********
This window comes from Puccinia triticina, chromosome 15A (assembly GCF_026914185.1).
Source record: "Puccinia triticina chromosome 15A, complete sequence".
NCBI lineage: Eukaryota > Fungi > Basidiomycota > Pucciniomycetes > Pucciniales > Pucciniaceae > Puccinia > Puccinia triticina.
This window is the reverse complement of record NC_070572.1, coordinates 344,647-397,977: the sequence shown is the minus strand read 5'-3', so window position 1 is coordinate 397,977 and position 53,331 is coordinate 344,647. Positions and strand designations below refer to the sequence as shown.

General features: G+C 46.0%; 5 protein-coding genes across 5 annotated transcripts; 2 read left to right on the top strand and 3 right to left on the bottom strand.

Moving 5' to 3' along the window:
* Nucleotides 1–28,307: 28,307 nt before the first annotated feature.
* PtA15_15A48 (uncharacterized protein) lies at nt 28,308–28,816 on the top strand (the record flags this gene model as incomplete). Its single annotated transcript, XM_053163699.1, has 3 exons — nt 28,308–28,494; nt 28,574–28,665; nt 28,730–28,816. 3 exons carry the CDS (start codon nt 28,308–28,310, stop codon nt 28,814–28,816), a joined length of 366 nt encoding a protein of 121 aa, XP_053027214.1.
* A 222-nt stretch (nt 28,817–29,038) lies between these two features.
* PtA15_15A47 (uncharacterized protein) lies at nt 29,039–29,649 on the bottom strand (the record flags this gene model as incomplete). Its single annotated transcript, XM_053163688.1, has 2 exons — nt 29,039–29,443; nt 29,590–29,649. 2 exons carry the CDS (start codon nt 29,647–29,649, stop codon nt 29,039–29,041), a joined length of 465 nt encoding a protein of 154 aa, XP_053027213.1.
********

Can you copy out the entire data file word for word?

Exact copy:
This window comes from Puccinia triticina, chromosome 15A (assembly GCF_026914185.1).
Source record: "Puccinia triticina chromosome 15A, complete sequence".
NCBI lineage: Eukaryota > Fungi > Basidiomycota > Pucciniomycetes > Pucciniales > Pucciniaceae > Puccinia > Puccinia triticina.
This window is the reverse complement of record NC_070572.1, coordinates 344,647-397,977: the sequence shown is the minus strand read 5'-3', so window position 1 is coordinate 397,977 and position 53,331 is coordinate 344,647. Positions and strand designations below refer to the sequence as shown.

General features: G+C 46.0%; 5 protein-coding genes across 5 annotated transcripts; 2 read left to right on the top strand and 3 right to left on the bottom strand.

Moving 5' to 3' along the window:
* Nucleotides 1–28,307: 28,307 nt before the first annotated feature.
* PtA15_15A48 (uncharacterized protein) lies at nt 28,308–28,816 on the top strand (the record flags this gene model as incomplete). Its single annotated transcript, XM_053163699.1, has 3 exons — nt 28,308–28,494; nt 28,574–28,665; nt 28,730–28,816. 3 exons carry the CDS (start codon nt 28,308–28,310, stop codon nt 28,814–28,816), a joined length of 366 nt encoding a protein of 121 aa, XP_053027214.1.
* A 222-nt stretch (nt 28,817–29,038) lies between these two features.
* PtA15_15A47 (uncharacterized protein) lies at nt 29,039–29,649 on the bottom strand (the record flags this gene model as incomplete). Its single annotated transcript, XM_053163688.1, has 2 exons — nt 29,039–29,443; nt 29,590–29,649. 2 exons carry the CDS (start codon nt 29,647–29,649, stop codon nt 29,039–29,041), a joined length of 465 nt encoding a protein of 154 aa, XP_053027213.1.